library revision (an important maintenance activity) and updates to drug libraries without the need for locating
pumps and physically connecting them to a computer.
Standardizing infusion devices that have DERS capabilities can be a struggle for facilities. Replacing pumps with
DERS-capable systems may not be possible for facilities that are under contract with an original equipment
manufacturer (OEM). Standardization is also difficult in areas where pumps are purchased for specific criteria and
applications. A lack of proper training on these devices, coupled with frequent staff turnover can often negate the
benefits provided by the DERS-capable pumps.
Some pumps with server-based architecture may be interfaced with other hospital information systems (e.g.,
pharmacy information systems, electronic medication administration records) to populate these systems with realtime or near-real-time administration information; order-checking and auto-documentation capabilities are possible.
This would require a method of accurately associating infusion pumps with patients (e.g., bar-code readers), a
network connection between the pumps and the server to populate the server with updated log information from
the pumps, and customized software to pull administration information from these logs and send it to other hospital
systems. Pump integration is being driven both by safety concerns and by the desire to electronically document
infusion activities, the latter of which will allow hospitals to meet meaningful use goals required by the Health
Information Technology for Economic and Clinical Health (HITECH) Act of 2009. Infusion pump integration to
computer-provided order entry systems, electronic medical records (EMRs), and even patient monitors can
dramatically reduce medication administration errors. It is rapidly expanding and is available from most vendors.
Breland BD. Continuous quality improvement using intelligent infusion pump data analysis. Am J Health Syst
Pharm 2010 Sep 1;67(17):1,446-55.
Burdeu G, Crawford R, van de Vreede M, et al. Taking aim at infusion confusion. J Nurs Care Qual 2006 AprJun;21(2):151-9.
Cummings K, McGowan R. “Smart” infusion pumps are selectively intelligent. Nursing 2011 Mar;41(3):58-9.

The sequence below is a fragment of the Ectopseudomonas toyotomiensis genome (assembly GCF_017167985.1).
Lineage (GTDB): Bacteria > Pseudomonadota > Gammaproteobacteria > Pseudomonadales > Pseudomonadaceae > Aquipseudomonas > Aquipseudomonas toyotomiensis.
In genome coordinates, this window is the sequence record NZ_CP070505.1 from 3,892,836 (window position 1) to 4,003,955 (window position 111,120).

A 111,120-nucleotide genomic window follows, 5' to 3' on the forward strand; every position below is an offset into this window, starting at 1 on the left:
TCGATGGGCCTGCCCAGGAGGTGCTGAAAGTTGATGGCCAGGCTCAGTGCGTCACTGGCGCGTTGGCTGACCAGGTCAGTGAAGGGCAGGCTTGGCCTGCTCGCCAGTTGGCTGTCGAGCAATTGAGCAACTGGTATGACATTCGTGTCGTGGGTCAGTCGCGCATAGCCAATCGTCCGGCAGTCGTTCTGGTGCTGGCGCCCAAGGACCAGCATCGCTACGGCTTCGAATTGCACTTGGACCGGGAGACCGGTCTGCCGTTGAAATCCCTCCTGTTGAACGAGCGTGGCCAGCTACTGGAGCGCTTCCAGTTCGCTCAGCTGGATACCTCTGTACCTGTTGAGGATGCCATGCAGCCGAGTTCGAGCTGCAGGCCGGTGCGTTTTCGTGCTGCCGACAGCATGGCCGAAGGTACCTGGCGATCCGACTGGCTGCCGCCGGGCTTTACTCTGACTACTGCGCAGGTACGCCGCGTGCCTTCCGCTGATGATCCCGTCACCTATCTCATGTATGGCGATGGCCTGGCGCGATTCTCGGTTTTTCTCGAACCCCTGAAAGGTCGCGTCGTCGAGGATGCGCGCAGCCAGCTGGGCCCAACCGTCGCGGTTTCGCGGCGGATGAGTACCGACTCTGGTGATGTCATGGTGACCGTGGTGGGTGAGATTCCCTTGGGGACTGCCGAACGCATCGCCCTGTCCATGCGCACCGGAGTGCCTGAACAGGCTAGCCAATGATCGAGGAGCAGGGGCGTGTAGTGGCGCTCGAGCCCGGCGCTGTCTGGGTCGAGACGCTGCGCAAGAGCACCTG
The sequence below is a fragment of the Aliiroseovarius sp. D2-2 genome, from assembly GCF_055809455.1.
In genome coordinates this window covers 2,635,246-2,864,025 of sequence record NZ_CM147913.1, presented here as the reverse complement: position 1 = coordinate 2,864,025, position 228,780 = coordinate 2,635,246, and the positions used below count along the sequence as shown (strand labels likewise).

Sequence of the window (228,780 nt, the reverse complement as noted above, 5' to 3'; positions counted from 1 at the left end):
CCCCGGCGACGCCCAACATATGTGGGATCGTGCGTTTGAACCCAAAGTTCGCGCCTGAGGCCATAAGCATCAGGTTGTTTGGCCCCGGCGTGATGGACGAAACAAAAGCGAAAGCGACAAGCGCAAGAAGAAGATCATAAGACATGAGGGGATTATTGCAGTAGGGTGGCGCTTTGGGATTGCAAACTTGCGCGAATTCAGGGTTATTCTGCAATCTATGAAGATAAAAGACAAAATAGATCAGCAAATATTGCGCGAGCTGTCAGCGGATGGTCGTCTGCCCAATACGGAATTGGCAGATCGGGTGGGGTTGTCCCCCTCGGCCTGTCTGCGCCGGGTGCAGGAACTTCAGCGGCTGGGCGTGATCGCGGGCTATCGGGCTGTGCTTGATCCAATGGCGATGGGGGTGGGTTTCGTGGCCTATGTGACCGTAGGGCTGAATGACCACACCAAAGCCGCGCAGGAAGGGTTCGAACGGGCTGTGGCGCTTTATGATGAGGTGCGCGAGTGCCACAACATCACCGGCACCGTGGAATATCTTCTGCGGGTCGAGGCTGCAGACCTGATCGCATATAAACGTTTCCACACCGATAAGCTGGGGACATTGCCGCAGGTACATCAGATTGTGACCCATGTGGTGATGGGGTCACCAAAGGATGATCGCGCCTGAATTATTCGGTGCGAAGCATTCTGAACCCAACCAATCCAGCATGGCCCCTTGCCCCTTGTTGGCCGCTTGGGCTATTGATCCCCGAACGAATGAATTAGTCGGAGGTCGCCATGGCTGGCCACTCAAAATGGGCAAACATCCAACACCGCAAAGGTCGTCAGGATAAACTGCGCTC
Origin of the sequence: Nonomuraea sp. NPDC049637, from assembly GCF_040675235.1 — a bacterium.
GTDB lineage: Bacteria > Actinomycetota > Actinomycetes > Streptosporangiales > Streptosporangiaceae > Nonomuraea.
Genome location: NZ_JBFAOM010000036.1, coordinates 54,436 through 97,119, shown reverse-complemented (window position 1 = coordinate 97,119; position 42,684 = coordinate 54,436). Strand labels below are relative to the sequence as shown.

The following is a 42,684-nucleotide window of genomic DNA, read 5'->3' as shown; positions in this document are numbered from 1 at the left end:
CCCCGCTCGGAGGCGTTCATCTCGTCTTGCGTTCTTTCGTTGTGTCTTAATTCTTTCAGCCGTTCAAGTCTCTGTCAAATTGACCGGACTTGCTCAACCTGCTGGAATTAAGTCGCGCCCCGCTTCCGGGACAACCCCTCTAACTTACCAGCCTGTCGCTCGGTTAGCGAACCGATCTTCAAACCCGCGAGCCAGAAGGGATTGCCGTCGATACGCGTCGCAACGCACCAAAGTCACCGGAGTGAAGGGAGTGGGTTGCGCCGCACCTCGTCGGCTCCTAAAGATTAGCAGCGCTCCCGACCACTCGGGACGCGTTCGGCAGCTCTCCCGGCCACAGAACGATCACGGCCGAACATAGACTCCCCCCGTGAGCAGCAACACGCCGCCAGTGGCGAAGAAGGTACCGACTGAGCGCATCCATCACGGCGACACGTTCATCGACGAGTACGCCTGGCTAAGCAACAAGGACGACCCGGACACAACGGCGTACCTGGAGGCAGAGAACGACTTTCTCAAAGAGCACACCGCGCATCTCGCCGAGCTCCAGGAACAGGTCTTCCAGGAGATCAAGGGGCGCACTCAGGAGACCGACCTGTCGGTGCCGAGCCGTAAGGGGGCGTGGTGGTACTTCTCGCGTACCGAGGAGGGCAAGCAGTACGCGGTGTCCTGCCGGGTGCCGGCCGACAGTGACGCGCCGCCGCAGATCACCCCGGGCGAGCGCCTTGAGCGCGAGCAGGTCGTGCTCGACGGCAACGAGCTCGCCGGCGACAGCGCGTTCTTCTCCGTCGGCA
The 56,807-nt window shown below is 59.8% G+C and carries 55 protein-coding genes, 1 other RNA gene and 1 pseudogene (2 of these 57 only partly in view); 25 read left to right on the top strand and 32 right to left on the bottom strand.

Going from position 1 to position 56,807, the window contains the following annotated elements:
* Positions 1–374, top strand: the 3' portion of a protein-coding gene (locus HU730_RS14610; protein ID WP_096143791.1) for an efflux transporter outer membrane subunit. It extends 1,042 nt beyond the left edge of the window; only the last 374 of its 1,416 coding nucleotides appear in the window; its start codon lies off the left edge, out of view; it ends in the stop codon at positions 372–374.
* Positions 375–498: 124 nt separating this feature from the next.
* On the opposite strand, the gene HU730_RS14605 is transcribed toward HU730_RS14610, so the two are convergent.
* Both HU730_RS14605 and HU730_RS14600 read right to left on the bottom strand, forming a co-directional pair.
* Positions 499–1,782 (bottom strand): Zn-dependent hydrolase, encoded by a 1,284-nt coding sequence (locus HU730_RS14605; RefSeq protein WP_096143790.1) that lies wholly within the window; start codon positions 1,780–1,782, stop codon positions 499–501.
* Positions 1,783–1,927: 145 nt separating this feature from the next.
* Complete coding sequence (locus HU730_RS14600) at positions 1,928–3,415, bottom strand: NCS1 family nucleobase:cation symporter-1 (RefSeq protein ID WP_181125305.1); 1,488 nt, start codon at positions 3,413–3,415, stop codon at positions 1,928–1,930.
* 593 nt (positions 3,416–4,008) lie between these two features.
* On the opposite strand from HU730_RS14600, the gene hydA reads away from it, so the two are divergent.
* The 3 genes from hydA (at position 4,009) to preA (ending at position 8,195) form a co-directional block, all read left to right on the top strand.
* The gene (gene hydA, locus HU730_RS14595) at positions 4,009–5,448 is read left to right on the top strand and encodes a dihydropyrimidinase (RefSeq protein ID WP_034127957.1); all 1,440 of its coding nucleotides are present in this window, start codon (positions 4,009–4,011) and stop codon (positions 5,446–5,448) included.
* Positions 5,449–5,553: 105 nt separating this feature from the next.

ECRI Institute. A road map for medical device interoperability: seven key steps to help your facility establish and
maintain interoperability [guidance article]. Health Devices 2013 Feb;42(2):62-6.
BD—Alaris Pump Modules: ECRI Institute members continue to report inter-unit interface connector problems
© 2020 ECRI Institute
Health Product Comparison System (HPCS)
[ECRI Exclusive Hazard Report]. Health Devices 2017 Nov 1.
Checklist: dose error reduction systems. Health Devices 2007 Oct;36(10):332-6.
Choosing an air-in-line alarm threshold: why we recommend 100 μL. Health Devices 2016 Feb 3.
Dose error reduction systems: features and functions. Health Devices 2015 Feb 25.
Ease of use: a critical component of infusion pumps. Health Devices 2015 Feb 25.
ECRI Institute’s infusion pump criteria [guidance article]. Health Devices 2008 Feb;37(2):52-8.
Epidural infusion pumps: safe selection and use. Health Devices 2017 May 31.
Evaluation background: large-volume infusion pumps. Health Devices 2017 Jan 11.
Executive brief: top 10 health technology hazards for 2017. Health Devices 2016 Nov.
General-purpose infusion pumps [inspection and preventive maintenance procedure].
BiomedicalBenchmark. Procedure no. 416-20081015-01.
Infiltration during infusion therapy: why it occurs and how to prevent it. Health Devices 2016 Feb 3.
Infusion errors can be deadly if simple safety steps are overlooked. Health Devices 2016 Nov 4.
Infusion pump dose error reduction systems [guidance article]. Health Devices 2004 Dec;33(12):427-9.